CJPME Factsheet 200, published May, 2016: On Thursday, May 19, 2016, Ontario’s legislature voted down private member’s Bill 202 which would have prevented the provincial government from entering into contract with individuals or entities supporting the BDS movement. This factsheet summarizes the objectives of the BDS movement before explaining why the Ontario Bill 202 is not constitutional. 

BDS: Disinformation in Ontario’s Bill 202

Factsheet Series No. 200, created: May 2016, Canadians for Justice and Peace in the Middle East
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200.pngOn Thursday, May 19, 2016, Ontario’s legislature voted down private member’s Bill 202 which would have prevented the provincial government from entering into contract with individuals or entities supporting the BDS movement.  Sadly, in the debate around the vote, no mention was made of the actual stated objectives of the movement.  Instead, many of the interventions on the Bill sought simply to smear and slander the BDS movement and its proponents. As with any topic debated before the legislature, whether involving education, commerce, the environment or other areas, most Ontarians would want their MPPs to have a basic understanding  of the topic during debate. This factsheet explains the BDS movement, and debunks the disinformation put forth by the Bill’s proponents during the legislature’s debate.


Is the BDS Movement anti-Semitic?

No.  The people and organizations around the world which support the BDS movement do so because they agree with the movement’s human rights objectives as stated at its launch in 2005.  The movement calls for the boycott, divestment, and sanctions on Israel “until it complies with international law and universal principles of human rights.” 


What are the stated objectives of BDS?

The three core objectives of the BDS movement fully align with Canada’s official policy on the Israel-Palestine conflict as described in the paragraphs below. 

The first stated objective of the BDS movement is “Ending [Israel’s] occupation and colonization of all Arab lands and dismantling the Wall.” [1]  This aligns closely with the position on Canada’s Global Affairs Website on the Israeli-Palestinian conflict where it says, for example:   “Canada does not recognize permanent Israeli control over territories occupied in 1967 (the Golan Heights, the West Bank, East Jerusalem and the Gaza Strip). The Fourth Geneva Convention applies in the occupied territories and establishes Israel's obligations as an occupying power, in particular with respect to the humane treatment of the inhabitants of the occupied territories.” [2]  Also, on the questions of Israel’s wall, “Canada opposes Israel's construction of the barrier inside the West Bank and East Jerusalem which are occupied territories. This construction is contrary to international law under the Fourth Geneva Convention. Canada not only opposes Israel's construction of a barrier extending into the occupied territories, but also expropriations and the demolition of houses and economic infrastructure carried out for this purpose.” [3]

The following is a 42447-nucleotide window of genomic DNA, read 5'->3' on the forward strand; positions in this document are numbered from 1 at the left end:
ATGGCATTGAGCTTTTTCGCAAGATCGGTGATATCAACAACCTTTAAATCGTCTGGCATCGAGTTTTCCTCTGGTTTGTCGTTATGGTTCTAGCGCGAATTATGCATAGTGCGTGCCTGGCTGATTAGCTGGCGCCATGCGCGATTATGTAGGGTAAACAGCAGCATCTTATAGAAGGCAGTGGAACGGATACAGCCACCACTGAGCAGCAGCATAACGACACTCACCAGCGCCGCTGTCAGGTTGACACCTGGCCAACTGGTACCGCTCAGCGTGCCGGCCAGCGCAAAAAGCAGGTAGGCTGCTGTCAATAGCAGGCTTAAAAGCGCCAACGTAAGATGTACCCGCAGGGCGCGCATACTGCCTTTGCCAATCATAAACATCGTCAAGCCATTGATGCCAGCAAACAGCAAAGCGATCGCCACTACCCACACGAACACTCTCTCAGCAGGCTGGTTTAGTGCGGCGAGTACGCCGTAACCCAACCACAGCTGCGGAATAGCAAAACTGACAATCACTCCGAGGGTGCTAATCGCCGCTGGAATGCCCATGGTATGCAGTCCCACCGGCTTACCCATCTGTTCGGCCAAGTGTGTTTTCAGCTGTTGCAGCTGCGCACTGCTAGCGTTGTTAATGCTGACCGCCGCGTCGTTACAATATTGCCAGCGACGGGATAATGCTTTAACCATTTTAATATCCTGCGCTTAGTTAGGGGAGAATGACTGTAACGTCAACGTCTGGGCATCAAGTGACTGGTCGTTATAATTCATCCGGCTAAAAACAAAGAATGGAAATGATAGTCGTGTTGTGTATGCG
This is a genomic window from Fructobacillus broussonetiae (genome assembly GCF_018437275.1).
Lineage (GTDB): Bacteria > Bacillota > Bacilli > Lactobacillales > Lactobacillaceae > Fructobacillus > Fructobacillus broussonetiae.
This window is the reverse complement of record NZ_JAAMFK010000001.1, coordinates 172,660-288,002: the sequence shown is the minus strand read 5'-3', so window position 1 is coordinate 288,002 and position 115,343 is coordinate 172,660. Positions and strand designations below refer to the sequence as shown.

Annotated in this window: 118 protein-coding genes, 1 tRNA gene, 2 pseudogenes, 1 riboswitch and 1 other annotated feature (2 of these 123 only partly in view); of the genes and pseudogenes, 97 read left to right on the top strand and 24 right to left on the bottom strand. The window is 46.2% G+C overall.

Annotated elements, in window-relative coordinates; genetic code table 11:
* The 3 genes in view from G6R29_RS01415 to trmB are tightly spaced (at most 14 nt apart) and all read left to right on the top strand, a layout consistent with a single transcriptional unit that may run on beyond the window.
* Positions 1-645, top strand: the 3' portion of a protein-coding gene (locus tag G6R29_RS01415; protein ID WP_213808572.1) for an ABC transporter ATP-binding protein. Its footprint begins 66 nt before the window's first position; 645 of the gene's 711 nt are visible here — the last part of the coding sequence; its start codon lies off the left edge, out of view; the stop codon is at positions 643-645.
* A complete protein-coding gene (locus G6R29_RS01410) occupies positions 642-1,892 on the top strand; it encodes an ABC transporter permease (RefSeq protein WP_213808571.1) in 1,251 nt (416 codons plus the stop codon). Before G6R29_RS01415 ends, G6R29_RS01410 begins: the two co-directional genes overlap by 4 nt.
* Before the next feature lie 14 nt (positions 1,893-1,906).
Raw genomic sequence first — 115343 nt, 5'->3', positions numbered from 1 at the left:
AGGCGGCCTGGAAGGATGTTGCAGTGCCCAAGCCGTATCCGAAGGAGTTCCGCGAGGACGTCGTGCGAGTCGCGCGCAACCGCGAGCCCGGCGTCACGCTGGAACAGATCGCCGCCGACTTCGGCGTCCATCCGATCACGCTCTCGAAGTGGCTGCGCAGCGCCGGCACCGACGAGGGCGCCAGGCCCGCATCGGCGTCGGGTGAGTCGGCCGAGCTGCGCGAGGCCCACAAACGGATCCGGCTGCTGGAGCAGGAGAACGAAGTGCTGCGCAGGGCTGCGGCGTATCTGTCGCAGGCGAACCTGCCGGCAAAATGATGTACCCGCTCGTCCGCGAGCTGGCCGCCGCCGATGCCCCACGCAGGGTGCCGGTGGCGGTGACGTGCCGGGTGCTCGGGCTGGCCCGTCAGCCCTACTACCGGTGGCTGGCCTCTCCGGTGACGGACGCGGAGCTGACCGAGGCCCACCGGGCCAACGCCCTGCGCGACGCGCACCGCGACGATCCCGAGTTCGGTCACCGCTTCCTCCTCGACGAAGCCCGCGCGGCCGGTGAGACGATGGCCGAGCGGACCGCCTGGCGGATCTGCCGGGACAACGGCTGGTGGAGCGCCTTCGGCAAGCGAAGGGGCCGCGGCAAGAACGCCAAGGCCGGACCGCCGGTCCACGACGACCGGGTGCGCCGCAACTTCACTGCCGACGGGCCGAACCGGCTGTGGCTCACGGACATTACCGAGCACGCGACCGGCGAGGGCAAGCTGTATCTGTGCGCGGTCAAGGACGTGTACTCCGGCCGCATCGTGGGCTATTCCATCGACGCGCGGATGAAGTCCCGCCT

The second stated objective of the BDS movement is “Recognizing the fundamental rights of the Arab-Palestinian citizens of Israel to full equality.” [4]  No less than 20% of Israel’s citizens are Palestinian Arab, yet they live as second class citizens. [5]  Among other abuses, the Israeli government has a growing number of laws which undermine the economic, social and cultural rights of Palestinian citizens of Israel.[6] The BDS call for equal rights for Palestinian citizens of Israel is echoed by Canada’s Global Affairs commitment to human rights around the world: “Canada takes principled positions on important issues to ensure that freedom, democracy, human rights and the rule of law, values that define this country, are enjoyed around the world.” [7]

The third stated objective of the BDS movement is “Respecting, protecting and promoting the rights of Palestinian refugees to return to their homes and properties as stipulated in UN resolution 194.” [8]  In 1948, Canada voted in support of Resolution 194 at the UN.   Canada’s continued support for Resolution 194 is reflected on Canada’s Global Affairs Website: “Canada believes that a just solution to the Palestinian refugee issue is central to a settlement of the Israeli-Palestinian conflict, as called for in United Nations General Assembly resolution 194 (1948) and United Nations Security Council resolution 242. … This solution should respect the rights of the refugees, in accordance with international law.” [9]


Was Ontario Bill 202 Constitutional?

No.  Both the Ontario Civil Liberties Association (OCLA) and the British Columbia Civil Liberties Association (BCCLA) issued statements condemning Bill 202.  The BCCLA statement asserted, “To be clear, governmental bodies can generally choose their contractors.  What we say they can’t do is enshrine political discrimination in law, chill rights to public participation, sanction political witch hunts and threaten and punish individuals for their political views.  The claim that this bill will not affect rights to free expression is simply ridiculous.  It is designed to do that very thing. It is shocking that the government of Ontario is considering such a bill.  We say it is almost certainly not constitutional, and a very serious curtailing of democratic rights.” [10]